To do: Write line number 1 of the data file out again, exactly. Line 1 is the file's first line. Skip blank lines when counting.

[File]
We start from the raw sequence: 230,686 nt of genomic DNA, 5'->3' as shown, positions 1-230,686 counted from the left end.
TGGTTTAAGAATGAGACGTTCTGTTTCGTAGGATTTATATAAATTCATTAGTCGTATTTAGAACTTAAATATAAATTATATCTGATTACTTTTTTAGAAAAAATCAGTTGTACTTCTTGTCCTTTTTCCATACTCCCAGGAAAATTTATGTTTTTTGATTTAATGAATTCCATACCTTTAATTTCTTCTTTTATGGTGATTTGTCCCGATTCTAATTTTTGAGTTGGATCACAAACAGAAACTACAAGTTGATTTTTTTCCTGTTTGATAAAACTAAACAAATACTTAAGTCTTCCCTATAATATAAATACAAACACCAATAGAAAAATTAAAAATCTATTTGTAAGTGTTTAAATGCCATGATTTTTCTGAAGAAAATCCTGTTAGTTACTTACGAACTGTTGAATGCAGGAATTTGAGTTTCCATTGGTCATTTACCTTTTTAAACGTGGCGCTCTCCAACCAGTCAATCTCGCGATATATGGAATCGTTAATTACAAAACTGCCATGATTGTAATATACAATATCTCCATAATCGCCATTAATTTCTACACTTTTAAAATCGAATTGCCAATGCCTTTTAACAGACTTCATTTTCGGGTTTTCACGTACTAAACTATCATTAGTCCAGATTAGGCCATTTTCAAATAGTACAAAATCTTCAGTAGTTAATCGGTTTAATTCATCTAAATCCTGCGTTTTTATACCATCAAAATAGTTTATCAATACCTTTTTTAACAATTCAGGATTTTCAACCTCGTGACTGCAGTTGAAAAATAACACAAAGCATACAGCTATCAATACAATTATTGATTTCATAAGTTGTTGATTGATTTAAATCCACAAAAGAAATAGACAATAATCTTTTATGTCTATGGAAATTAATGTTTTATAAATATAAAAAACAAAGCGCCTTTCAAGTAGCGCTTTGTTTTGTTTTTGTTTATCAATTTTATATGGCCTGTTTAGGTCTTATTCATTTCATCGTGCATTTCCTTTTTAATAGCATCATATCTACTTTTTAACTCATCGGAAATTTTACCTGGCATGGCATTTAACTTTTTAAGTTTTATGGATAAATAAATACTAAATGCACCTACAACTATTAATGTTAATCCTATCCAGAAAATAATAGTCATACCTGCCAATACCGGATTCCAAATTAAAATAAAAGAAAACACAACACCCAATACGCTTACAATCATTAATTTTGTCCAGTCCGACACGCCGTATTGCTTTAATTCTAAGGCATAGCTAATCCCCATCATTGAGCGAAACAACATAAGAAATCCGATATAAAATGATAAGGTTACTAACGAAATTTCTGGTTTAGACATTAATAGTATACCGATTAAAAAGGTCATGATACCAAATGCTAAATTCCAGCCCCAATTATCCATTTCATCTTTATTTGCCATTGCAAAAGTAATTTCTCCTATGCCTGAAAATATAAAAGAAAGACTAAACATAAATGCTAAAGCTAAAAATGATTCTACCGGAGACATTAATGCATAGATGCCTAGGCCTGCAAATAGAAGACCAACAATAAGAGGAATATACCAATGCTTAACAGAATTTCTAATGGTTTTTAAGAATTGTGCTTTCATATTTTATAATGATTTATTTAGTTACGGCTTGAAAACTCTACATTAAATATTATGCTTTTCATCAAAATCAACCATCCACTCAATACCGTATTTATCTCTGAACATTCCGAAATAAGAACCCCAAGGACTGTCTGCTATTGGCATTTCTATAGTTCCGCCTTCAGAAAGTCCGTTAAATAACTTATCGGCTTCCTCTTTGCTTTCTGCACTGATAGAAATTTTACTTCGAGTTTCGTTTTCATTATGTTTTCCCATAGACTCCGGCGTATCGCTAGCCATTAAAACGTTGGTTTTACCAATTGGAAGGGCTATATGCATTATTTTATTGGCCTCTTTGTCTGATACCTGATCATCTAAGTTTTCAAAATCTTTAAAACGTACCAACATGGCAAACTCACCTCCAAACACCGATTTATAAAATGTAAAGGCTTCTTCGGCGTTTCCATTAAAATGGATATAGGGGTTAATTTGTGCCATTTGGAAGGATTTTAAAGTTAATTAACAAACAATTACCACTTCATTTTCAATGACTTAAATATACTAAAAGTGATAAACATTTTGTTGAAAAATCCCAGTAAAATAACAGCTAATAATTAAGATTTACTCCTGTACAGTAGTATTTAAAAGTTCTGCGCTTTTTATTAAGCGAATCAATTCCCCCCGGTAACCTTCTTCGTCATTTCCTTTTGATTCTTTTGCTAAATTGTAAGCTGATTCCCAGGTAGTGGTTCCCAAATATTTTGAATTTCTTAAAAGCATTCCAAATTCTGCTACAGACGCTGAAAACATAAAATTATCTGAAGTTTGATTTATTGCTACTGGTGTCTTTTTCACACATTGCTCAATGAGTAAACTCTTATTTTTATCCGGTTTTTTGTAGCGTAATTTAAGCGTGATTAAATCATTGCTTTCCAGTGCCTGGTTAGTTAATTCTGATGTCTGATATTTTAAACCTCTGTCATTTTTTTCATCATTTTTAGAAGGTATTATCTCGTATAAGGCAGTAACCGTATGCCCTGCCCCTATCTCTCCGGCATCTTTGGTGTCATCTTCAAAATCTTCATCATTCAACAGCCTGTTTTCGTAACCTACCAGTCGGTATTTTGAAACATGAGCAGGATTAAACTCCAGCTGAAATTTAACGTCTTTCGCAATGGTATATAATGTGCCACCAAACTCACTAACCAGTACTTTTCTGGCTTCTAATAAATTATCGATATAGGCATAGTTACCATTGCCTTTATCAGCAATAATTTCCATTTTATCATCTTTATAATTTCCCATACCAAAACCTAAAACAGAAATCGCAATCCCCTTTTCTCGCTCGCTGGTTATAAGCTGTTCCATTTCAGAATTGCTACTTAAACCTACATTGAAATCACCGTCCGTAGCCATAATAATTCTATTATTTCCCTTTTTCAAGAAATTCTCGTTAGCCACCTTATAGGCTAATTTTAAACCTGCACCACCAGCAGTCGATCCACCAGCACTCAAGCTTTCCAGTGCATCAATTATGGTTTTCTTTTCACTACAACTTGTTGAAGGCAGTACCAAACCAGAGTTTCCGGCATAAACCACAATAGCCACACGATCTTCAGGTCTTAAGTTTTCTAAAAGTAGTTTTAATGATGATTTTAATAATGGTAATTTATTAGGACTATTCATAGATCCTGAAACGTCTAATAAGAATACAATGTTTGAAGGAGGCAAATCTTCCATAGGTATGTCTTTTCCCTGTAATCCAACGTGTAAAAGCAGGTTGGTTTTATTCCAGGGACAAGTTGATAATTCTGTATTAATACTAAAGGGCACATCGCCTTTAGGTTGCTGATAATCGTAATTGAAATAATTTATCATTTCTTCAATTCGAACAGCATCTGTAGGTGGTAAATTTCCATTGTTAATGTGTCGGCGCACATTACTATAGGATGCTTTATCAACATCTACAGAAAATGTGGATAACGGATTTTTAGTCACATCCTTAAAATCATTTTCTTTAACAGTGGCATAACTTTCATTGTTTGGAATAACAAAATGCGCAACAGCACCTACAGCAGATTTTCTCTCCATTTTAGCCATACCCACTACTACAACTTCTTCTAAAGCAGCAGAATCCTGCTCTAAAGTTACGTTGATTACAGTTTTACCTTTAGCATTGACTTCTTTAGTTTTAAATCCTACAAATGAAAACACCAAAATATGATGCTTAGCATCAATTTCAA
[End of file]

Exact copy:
We start from the raw sequence: 230,686 nt of genomic DNA, 5'->3' as shown, positions 1-230,686 counted from the left end.